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Data Loss Prevention in an Age Without Borders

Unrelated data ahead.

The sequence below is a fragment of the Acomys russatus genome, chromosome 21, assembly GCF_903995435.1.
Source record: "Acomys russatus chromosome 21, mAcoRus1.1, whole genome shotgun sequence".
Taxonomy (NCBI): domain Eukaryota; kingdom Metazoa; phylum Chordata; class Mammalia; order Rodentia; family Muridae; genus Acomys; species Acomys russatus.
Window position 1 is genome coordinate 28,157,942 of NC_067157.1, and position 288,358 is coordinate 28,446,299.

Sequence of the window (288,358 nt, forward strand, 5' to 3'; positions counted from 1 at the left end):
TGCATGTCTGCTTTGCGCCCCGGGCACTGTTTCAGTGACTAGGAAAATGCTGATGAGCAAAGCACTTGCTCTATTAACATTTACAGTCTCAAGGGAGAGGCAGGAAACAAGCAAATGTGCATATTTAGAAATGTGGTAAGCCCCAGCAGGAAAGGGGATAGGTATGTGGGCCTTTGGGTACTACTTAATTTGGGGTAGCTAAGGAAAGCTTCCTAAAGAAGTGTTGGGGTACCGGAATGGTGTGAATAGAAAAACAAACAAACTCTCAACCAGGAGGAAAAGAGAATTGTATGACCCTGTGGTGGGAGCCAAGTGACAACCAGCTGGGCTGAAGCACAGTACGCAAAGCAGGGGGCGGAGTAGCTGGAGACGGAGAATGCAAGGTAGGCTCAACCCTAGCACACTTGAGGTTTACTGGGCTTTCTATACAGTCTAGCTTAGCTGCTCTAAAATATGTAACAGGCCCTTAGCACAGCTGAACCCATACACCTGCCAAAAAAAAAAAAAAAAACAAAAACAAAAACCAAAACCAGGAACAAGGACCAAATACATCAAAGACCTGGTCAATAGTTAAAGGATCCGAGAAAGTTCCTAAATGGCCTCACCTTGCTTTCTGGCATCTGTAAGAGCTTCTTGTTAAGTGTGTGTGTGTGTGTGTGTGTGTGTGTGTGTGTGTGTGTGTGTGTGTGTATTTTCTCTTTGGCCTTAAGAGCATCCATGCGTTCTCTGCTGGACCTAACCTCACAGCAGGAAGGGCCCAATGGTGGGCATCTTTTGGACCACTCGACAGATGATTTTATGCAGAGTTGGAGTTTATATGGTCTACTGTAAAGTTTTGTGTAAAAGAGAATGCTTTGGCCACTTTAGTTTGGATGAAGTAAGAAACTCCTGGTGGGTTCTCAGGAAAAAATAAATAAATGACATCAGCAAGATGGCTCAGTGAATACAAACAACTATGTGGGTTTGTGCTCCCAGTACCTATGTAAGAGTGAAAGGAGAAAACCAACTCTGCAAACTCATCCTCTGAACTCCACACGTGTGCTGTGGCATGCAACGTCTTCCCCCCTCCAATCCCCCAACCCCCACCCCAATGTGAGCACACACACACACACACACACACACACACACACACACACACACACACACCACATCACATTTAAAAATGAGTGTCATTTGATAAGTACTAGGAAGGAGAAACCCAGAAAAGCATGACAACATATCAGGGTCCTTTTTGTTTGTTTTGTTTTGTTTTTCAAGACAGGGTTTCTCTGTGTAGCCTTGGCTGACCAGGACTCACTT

We all know where the data starts from, but where does it end? Asif Effendi and his roundtable participants pondered this question at the start of their Data Loss Prevention (DLP) discussion. The answer varies depending on what type of organization the data originates from as well as what regulations are placed upon the data itself. Regulated data is a cause of great concern among security executives because of how it must be secured and reported. However, other types of data are equally important and can have more impact than we realize. Can we, then, know all of the data that we have? The participants were unanimous in stating we cannot and therefore cannot protect everything. However, security teams will still need to find a way to classify data and collaborate with the different teams who interact with it. Once security teams know the implications behind what data is important and what it would mean if it was stolen or shared irresponsibly, then they can decide how much protection is necessary to secure it. The group also discussed how GDPR and other regulations on consumer data are affecting how the U.S. handles similar data, with motions like the California Consumer Privacy Act coming to fruition. In the end, we must continue to monitor the changing environment of data and what needs to be protected. The group realized that there are no good tools—automated or otherwise—that can protect data no matter what. Past DLP tools have been heavy and difficult to manage, so it’s up to security teams to continuously protect data by collaborating with others, integrating necessary solutions, and discussing business risk with business management. Organizations must also keep teams trained continuously on data protection, so it becomes part of the business fabric on every level.